Sputnik Vaccine Helping Russia Regain LatAm Foothold

By David Biller and Christopher Sherman

The only way to recapture ground would be to overwhelm the region with generosity in combating the pandemic, said AS/COA's Eric Farnsworth to the Associated Press.

Russia has been trying to get its coronavirus vaccine Sputnik V into Brazilian arms for months, and been repeatedly frustrated by legal, regulatory and possibly even diplomatic obstacles.

That began to change as the South American nation played catch-up in the global race to snap up shots. Receiving little help from the U.S., which was struggling to get a handle on its own outbreak, Sputnik V seemed as good as any; Brazil’s federal government and a group of nine northeastern states signed two deals with Russia’s sovereign wealth fund, RDIF, for a total 47 million doses. The shot is moving toward regulatory approval.

The vaccine has now been purchased by at least nine Latin American nations, with Brazil its greatest uphill battle…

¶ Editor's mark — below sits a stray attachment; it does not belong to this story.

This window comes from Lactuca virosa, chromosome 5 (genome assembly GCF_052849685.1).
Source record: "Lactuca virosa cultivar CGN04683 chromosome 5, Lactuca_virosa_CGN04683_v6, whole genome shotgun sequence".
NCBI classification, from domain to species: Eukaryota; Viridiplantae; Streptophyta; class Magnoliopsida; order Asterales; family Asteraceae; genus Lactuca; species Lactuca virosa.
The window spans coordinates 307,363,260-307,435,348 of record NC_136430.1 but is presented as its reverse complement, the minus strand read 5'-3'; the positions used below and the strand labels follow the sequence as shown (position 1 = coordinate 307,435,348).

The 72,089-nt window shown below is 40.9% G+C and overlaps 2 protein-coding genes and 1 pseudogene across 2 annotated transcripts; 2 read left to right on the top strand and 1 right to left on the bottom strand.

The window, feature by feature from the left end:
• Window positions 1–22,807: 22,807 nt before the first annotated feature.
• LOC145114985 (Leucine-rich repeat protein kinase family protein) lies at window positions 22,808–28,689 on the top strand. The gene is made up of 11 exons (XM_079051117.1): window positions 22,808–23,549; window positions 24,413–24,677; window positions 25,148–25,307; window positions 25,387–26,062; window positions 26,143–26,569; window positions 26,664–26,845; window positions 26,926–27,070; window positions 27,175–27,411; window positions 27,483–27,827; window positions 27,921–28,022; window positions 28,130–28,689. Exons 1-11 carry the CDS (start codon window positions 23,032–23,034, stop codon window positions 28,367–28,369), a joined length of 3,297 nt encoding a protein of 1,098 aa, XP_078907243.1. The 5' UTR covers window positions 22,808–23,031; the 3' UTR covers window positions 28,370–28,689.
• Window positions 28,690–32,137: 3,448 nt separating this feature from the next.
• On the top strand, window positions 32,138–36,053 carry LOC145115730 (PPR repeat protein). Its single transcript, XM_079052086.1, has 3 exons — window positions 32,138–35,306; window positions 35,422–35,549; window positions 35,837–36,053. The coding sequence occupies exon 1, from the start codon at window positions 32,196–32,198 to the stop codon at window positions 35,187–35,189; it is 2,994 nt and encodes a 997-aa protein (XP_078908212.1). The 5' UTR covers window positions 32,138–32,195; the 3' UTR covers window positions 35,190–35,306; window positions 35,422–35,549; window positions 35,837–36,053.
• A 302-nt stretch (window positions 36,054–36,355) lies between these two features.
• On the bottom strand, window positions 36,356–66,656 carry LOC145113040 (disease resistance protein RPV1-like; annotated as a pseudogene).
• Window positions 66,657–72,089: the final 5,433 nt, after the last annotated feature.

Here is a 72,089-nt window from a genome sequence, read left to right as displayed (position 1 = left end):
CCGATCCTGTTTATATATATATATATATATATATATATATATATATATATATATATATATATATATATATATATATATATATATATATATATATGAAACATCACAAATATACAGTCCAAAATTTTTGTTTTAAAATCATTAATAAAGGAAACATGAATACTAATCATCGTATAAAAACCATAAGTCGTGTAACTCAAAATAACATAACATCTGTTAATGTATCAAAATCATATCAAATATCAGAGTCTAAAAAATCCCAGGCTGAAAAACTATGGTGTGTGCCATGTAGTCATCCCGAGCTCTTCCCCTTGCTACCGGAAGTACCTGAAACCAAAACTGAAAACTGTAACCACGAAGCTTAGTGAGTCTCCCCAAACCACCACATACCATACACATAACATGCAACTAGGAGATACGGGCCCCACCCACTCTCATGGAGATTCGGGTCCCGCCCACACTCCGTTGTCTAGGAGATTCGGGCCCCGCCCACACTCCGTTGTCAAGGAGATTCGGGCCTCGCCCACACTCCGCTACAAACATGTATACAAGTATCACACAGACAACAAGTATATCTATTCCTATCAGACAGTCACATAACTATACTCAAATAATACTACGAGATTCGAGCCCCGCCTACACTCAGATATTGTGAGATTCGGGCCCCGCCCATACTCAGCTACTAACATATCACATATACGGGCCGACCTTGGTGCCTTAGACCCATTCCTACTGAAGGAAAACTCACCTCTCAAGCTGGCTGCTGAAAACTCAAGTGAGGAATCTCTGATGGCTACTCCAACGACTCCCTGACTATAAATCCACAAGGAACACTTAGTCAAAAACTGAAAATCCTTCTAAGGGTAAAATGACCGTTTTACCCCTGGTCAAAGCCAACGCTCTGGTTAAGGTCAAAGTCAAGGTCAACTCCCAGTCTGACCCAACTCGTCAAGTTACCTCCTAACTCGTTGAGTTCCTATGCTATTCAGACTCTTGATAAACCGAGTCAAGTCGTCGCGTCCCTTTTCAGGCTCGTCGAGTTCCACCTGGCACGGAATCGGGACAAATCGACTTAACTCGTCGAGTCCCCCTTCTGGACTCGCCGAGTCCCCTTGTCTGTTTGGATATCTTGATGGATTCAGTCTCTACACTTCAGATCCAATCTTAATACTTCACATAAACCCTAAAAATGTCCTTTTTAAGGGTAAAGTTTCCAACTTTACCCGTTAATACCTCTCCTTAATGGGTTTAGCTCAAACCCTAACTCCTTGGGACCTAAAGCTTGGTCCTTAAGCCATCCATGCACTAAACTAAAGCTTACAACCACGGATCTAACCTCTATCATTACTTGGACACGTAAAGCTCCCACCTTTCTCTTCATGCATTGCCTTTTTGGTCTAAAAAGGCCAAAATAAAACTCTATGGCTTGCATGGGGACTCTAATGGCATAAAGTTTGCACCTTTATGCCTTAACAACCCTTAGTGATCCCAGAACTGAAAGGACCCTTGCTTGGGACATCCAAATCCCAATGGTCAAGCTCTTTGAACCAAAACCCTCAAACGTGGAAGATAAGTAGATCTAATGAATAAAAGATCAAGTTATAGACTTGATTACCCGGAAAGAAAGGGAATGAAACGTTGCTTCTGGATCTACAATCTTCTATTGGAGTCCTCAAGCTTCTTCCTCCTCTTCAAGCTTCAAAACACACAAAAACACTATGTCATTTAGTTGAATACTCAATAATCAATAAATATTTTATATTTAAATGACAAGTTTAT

Some documentation is still missing, but Sputnik V is inching closer to approval in Brazil — and another soft-power score for Russia. It serves as a wake-up call, said Eric Farnsworth, who has developed and implemented U.S. policy in the region.

“We’re not the only ones that Latin America can interact with and they’re showing it right now,” said Farnsworth, vice president of the Council of the Americas, a New York-based organization promoting business in the region. “There is much ground to be recaptured, and the only way to do that would be to overwhelm the region with generosity in combatting the pandemic.”…

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